Well, I must say that I don’t know any neuros in the LA area but I’d agree with the recommendations you’ve already received to go with Giesser. She seems like an excellent choice to me since it appears she’s involved in the research on hormones and MS at UCLA, including the pilot trial of testosterone
I’m definitely biased towards the view that all people with MS should have normal hormone levels (cortisol, DHEA, estrogen, progesterone, testosterone) and it’s just possible given her interests in hormones that she might be willing to test your hormone levels and be certain yours are all in the normal range and prescribe accordingly if they're not.
Just to whet your appetite (for normal hormone levels, sorry there’s no cheese here) here’s a link to a fairly technical article: Recent Developments in the Significance and Therapeutic Relevance of Neuroactive Steroids
Some relatively understandable quotes from the article:
How can one class of compounds have so many potential applications? The answer may lie in the ability of neuroactive steroids to regulate synaptic and extrasynaptic inhibitory transmission across brain, hypothalamic-pituitary-adrenal (HPA) axis function, inflammatory processes and myelin formation.
Neuroactive steroids modulate CNS development and repair following injury
The neurodevelopmental functions and mechanisms of action of four distinct neurosteroids – pregnenolone, progesterone, allopregnanolone and dehydroepiandrosterone are reviewed by Mellon (this issue). Absence or reduced concentrations of neurosteroids during development and in adults may be associated with neurodevelopmental, psychiatric, or behavioral disorders. Treatment with physiologic or pharmacologic concentrations of these compounds may also promote neurogenesis, neuronal survival, myelination, increased memory, and reduced neurotoxicity.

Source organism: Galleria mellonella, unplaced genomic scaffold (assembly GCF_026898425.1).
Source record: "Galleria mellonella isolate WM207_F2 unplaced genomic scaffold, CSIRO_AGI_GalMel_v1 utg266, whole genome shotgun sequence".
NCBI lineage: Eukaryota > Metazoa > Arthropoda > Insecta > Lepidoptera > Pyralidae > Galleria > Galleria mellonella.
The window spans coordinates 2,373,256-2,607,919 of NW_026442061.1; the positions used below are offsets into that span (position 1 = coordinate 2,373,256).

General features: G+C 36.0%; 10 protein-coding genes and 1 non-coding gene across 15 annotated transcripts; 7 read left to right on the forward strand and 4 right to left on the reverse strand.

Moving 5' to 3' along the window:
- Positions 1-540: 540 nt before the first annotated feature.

Progesterone and its metabolites also promote the viability of neurons in the adult brain and spinal cord….Thus, the hormone may promote neuroregeneration by several different actions: by reducing inflammation, swelling and apoptosis, thereby increasing the survival of neurons, and by promoting the formation of new myelin sheaths. Recognition of the important pleiotropic effects of progesterone supports the therapeutic potential for the treatment of brain lesions and other diseases of the nervous system.
Neuroactive steroids modulate the HPA axis and the effects of stressThe ability of neuroactive steroids to reduce HPA axis activation may play an important role in returning the animal to homeostasis following stressful events.
This abstract helps explain why reducing HPA axis activation might be important to people with MS. The role of stress-response systems for the pathogenesis and progression of MS
whereas hyperactivity of the HPA axis has been linked to neurodegeneration and increased disability.
Now back to a final quote from the article:
Summary and Conclusions
….there is great optimism in the field for the usefulness of the inhibitory, anti-inflammatory, and myelin promoting targets of neuroactive steroids for CNS disease.
Maybe Giesser will share the author’s enthusiasm for normal levels of “neuroactive steroids”—obviously I do.
Interesting that the article doesn't mention estrogen--although low levels of estradiol were associated with disability levels in a small study of men with MS.
All the best in finding a neuro who will work for you.